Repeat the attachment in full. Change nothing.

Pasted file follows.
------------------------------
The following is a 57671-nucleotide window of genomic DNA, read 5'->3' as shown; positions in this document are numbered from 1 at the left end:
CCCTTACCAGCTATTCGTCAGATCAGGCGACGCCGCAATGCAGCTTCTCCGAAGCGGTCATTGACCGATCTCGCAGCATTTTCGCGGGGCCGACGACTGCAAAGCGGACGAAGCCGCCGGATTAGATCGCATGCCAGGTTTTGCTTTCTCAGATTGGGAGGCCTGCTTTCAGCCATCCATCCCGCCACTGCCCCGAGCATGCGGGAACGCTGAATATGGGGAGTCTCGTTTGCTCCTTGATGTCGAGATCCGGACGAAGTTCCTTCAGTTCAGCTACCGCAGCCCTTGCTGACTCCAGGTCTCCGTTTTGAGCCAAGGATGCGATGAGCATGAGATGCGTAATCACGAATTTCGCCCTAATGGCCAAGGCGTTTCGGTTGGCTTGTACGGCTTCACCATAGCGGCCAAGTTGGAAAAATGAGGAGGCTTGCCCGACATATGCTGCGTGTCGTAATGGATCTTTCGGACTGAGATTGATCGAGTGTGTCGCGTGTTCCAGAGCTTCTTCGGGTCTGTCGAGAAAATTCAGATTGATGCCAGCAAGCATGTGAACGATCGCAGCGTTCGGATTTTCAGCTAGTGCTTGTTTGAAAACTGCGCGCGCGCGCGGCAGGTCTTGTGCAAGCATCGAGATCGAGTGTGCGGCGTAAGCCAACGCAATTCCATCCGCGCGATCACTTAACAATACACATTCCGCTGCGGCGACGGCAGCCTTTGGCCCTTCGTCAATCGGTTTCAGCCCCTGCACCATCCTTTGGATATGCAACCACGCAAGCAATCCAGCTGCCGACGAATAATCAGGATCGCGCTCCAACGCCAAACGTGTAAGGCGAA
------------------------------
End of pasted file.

The following is a 57671-nucleotide window of genomic DNA, read 5'->3' as shown; positions in this document are numbered from 1 at the left end:
CCCTTACCAGCTATTCGTCAGATCAGGCGACGCCGCAATGCAGCTTCTCCGAAGCGGTCATTGACCGATCTCGCAGCATTTTCGCGGGGCCGACGACTGCAAAGCGGACGAAGCCGCCGGATTAGATCGCATGCCAGGTTTTGCTTTCTCAGATTGGGAGGCCTGCTTTCAGCCATCCATCCCGCCACTGCCCCGAGCATGCGGGAACGCTGAATATGGGGAGTCTCGTTTGCTCCTTGATGTCGAGATCCGGACGAAGTTCCTTCAGTTCAGCTACCGCAGCCCTTGCTGACTCCAGGTCTCCGTTTTGAGCCAAGGATGCGATGAGCATGAGATGCGTAATCACGAATTTCGCCCTAATGGCCAAGGCGTTTCGGTTGGCTTGTACGGCTTCACCATAGCGGCCAAGTTGGAAAAATGAGGAGGCTTGCCCGACATATGCTGCGTGTCGTAATGGATCTTTCGGACTGAGATTGATCGAGTGTGTCGCGTGTTCCAGAGCTTCTTCGGGTCTGTCGAGAAAATTCAGATTGATGCCAGCAAGCATGTGAACGATCGCAGCGTTCGGATTTTCAGCTAGTGCTTGTTTGAAAACTGCGCGCGCGCGCGGCAGGTCTTGTGCAAGCATCGAGATCGAGTGTGCGGCGTAAGCCAACGCAATTCCATCCGCGCGATCACTTAACAATACACATTCCGCTGCGGCGACGGCAGCCTTTGGCCCTTCGTCAATCGGTTTCAGCCCCTGCACCATCCTTTGGATATGCAACCACGCAAGCAATCCAGCTGCCGACGAATAATCAGGATCGCGCTCCAACGCCAAACGTGTAAGGCGAA